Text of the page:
Statism and the road to Serfdom
Michael Milton offers a biblical-theological reflection on the Supreme Court decision on Obamacare.
Gifted Neurosurgeon Ben Carson fails Political Correctness 101 at Emory University
“What is it about Ben Carson that would cause five hundred people—faculty members, students, alumni—to sign a letter of “concern” about him as the Commencement speaker? Well, it turns out that he is an academic heretic. He doesn’t believe in the Darwinian theory of evolution.”
If Michael Hyatt can go offline for vacation, so can pastors! So can we all!
5 Critical steps is your child is hooked on porn
So you discover one of your children has been viewing online porn…
Jerusalem at the time of Jesus
Animated reconstruction of Jerusalem Temple when Jesus lived.
7 Steps to Avoid Sexual Sin and Stay in Ministry
Some of you might have read about Jim Collins spending 50% of his time on creative work, and wondered, “How does he do that?” The Harvard Business Review provides the answer in Manage your time like Jim Collins:
“I block out the morning from 8 am to noon to think, read and write. ” He unplugs everything electronic, including his Internet connection. Although he has a reputation for reclusiveness, when asked about this, he replies: “I’m not reclusive. But I need to be in the cave to work.”
One of his favorite quotes comes from the famously disciplined French novelist Gustave Flaubert: “Be regular and orderly in your life, so that you may be violent and original in your work.” For Collins, high-quality work requires long stretches of high-quality thinking. “White space,” as he calls it, is the prerequisite for fresh, creative thought. It’s the time that he spends with nothing scheduled, so that he can empty his mind, like the proverbial teacup, and refill it with new thought.
He aims to spend 100 days next year in the white space. “As a great teacher, Rochelle Myers, taught me, you can’t make your own life a work of art if you’re not working with a clean canvas,” he says. (Another smart bit of Collins philosophy: “Speak less. Say more.”
So how much white space do you have in your life? And how do you secure it?
Shakespeare said that history is “a tale told by an idiot, full of sound and fury, signifying nothing.” The Christian view of history is quite a contrast; we believe God ordained it, organizes it, and moves it towards a meaningful, definite, and certain purpose.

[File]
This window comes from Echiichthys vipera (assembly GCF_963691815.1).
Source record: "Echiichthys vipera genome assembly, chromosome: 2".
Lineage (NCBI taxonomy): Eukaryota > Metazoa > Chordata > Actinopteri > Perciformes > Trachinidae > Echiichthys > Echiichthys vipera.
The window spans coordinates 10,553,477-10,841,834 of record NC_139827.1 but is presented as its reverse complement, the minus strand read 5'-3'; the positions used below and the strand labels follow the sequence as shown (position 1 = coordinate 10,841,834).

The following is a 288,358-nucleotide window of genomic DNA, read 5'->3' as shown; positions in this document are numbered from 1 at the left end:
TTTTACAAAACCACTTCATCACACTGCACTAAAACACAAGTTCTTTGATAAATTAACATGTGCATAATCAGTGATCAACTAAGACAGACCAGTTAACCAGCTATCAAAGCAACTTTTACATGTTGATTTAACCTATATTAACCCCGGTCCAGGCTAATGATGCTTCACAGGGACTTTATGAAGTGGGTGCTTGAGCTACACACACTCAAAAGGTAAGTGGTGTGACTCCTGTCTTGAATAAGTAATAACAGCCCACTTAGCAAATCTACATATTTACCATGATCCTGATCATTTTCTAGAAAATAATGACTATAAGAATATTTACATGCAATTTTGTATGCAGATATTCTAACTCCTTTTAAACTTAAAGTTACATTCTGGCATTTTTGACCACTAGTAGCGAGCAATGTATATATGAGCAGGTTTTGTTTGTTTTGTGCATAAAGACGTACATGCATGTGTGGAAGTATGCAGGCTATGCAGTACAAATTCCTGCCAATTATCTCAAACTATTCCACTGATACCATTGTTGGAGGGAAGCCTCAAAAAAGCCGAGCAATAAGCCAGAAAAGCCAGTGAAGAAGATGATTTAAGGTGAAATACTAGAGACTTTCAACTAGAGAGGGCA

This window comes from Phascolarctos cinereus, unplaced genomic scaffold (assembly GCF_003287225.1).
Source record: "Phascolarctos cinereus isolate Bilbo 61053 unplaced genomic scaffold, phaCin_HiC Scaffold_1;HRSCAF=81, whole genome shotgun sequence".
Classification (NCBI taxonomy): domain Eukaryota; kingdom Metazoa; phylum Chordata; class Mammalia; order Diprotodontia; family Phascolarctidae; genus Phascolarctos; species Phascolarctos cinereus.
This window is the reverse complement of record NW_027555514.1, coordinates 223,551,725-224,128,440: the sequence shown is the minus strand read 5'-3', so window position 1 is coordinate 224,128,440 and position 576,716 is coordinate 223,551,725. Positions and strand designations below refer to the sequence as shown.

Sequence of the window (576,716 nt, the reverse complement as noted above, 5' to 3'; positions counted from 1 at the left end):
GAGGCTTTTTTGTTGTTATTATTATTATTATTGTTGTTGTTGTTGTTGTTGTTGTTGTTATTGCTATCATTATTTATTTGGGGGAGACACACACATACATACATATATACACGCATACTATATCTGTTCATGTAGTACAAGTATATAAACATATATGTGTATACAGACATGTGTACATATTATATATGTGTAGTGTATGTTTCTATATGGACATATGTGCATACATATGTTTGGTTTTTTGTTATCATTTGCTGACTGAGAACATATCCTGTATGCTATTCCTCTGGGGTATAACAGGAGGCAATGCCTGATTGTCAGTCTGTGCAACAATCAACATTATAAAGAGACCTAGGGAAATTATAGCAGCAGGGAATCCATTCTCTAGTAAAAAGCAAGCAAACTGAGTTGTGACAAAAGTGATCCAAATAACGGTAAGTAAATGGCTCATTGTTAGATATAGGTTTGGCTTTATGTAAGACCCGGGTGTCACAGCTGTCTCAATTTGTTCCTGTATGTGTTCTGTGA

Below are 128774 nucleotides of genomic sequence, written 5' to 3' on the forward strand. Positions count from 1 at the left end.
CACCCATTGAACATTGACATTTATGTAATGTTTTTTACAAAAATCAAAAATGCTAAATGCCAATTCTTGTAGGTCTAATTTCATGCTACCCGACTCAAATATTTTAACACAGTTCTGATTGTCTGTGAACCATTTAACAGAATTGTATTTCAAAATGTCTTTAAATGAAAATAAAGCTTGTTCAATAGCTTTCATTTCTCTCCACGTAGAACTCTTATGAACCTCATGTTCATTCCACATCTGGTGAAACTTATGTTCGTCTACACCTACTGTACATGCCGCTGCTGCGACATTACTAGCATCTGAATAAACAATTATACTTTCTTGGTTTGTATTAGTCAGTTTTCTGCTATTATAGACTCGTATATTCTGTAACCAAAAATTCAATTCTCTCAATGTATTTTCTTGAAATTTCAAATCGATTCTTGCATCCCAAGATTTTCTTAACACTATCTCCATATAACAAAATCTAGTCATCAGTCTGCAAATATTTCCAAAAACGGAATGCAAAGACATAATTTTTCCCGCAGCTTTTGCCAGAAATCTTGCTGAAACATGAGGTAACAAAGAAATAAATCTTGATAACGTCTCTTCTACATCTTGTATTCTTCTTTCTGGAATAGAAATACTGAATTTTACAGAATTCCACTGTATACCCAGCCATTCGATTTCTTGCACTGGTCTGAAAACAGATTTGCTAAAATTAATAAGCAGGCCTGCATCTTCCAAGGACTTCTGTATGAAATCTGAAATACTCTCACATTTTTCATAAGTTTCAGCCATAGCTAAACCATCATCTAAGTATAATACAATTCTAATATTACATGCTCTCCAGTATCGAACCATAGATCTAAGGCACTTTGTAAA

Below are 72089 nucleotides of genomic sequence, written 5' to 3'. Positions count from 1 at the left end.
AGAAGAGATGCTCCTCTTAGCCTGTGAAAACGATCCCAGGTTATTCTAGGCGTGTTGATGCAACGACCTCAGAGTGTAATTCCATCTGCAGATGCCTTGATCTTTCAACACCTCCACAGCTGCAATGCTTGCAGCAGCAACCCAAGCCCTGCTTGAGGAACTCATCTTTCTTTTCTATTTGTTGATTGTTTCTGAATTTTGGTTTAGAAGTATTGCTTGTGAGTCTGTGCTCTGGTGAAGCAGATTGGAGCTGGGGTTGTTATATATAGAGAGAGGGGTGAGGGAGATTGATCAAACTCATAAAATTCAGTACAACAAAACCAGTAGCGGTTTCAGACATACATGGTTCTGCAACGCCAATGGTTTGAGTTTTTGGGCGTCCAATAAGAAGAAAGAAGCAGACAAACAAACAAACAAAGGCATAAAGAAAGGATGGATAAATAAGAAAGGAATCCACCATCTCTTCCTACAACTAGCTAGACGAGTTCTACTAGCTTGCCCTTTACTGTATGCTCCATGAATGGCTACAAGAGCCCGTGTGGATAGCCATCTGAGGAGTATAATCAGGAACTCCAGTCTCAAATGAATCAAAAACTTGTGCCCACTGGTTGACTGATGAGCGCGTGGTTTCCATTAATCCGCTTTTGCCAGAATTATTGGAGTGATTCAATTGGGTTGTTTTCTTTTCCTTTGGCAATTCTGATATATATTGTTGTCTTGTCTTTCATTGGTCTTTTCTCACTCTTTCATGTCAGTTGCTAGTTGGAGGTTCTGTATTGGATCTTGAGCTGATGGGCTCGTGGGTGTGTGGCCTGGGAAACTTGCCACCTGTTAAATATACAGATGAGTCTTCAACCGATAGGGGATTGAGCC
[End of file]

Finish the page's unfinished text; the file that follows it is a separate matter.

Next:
However many Christians entertain a negative view of Old Testament History, of its usefulness and even of its accuracy. It is often regarded as “far away” and “distant” chronologically, geographically, socially, and theologically. “What can it do for me?” and “Why study it?” are common questions. Here are five reasons to study it and benefit from it.
1. OT History is True History
Israel’s neighbors expressed their beliefs through fantastic, elaborate, “out-of-this-world” myths In contrast, Old Testament narratives about Israel describe real events in real time involving real people and a real God. The reality of Israel’s faith rested on the reality of Israel’s history.
Similarly, if we lose or give up the truthfulness of the Biblical record, we lose and give up the Truth. We also lose our Christian faith because it is founded not on detached philosophical speculations but on God’s acts in human history.
Approaching Old Testament narratives with unshakeable confidence in their accuracy and truthfulness will build up unshakeable faith.
Read the other four reasons at the Ligonier Blog.
Many years ago, Jim Collins, author of bestselling business book, From Good to Great, decided that his “big goal” in life was to spend half of his working time on creative work — thinking, researching, and writing — a third of his time on teaching, and then cram everything else into the last 20%.
Using a stopwatch, he tracks his current time allocation on an office whiteboard. How’s he doing? Here’s the latest figures I can find:
- Creative 53%
- Teaching 28%
- Other 19%
Lessons for Pastors?
Puritan Reformed Seminary Conference 2012
This year’s theme is “The Glory and Beauty of the Father.”
How to become a better leader
Miscellaneous challenging thoughts from Justin Buzzard.
How we die in America
Not the cheeriest of posts, but interesting nevertheless.
How should a full-time pastor prioritize his time?
Brian Croft lists three priorities in order.
The Unfortunate Link between Cultural Castigation and Pitiful Preaching
Strong but necessary words from Ed Stetzer.